High up on the hill it was away from the dark and damp valley floor. However, during the early Industrial Revolution, with the advent of water power, the new factories were built by the source of their power, the river, so Heptonstall went into decline. As a consequence, it’s almost as if it’s been frozen in time. I guess that for many years the buildings would have fallen into disrepair, but with the resurgence of Hebden Bridge, Heptonstall has also become a desirable location and the old houses and other buildings have been renovated.

This looks like a laithe house, where the barn (laithe), used to house livestock, is adjacent to the living accommodation. They’re not internally connected, so there are separate entrances for the living and livestock areas. This is a common type of farm building in West Yorkshire and over into Lancashire and parts of Westmorland and, like this one, today they’re often converted into more modern living arrangements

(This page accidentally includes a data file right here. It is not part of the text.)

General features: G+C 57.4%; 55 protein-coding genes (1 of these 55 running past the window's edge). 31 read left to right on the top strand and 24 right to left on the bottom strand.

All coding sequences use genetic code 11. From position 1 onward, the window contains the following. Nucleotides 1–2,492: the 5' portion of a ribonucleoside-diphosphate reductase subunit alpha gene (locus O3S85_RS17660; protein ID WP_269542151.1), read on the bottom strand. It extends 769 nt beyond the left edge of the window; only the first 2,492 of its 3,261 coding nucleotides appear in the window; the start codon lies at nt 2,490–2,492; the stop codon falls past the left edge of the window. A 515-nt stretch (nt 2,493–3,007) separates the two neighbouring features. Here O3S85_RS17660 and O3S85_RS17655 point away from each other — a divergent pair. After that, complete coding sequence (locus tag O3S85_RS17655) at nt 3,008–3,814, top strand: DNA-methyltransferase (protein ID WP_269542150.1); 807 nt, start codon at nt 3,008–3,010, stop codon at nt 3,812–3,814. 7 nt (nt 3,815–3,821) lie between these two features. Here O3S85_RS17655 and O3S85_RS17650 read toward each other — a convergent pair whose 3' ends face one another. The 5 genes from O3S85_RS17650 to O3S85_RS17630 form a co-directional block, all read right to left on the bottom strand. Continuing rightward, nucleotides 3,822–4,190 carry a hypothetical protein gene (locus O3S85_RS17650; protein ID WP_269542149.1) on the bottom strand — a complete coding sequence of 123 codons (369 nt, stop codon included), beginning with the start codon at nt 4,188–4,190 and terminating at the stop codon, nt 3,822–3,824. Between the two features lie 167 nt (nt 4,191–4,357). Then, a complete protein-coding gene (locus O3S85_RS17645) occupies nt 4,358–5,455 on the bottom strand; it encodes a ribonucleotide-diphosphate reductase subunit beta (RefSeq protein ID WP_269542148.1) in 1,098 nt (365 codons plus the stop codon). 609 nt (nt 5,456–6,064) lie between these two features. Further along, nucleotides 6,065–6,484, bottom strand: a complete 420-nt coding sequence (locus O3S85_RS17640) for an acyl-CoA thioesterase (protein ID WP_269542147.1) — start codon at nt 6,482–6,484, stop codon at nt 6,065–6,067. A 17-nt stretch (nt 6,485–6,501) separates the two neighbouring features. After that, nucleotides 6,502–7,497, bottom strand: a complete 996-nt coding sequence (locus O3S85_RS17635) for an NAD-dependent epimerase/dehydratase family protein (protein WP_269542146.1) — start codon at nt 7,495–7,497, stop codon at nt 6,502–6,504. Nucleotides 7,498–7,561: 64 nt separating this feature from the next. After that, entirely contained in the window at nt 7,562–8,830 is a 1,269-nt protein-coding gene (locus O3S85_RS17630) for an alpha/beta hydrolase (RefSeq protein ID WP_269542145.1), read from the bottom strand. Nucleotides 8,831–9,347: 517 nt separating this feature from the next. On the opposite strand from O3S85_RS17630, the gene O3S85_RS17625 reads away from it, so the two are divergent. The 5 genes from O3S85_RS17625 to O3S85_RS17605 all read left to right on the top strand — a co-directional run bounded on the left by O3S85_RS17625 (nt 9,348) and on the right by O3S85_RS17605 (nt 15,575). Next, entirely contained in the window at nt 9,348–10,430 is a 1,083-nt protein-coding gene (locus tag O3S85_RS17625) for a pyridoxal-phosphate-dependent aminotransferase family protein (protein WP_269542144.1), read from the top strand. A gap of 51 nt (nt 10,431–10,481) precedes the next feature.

passing a close of houses

I made my way to the churchyard – there was a grave I wanted to visit.

There’s actually two churches there, one of them a ruined shell. The original church, dedicated to St Thomas a Becket, was founded c.1260, but was damaged by a gale in 1847. The new church which replaced it, dedicated to St Thomas the Apostle, was built just across the churchyard. 

There’s a lot of graves in the old churchyard, but after hunting around for a while, I found the one I was looking for – the resting place of David Hartley, the Kong of the Crag Vale Coinerswho was executed in York on 28 April 1770.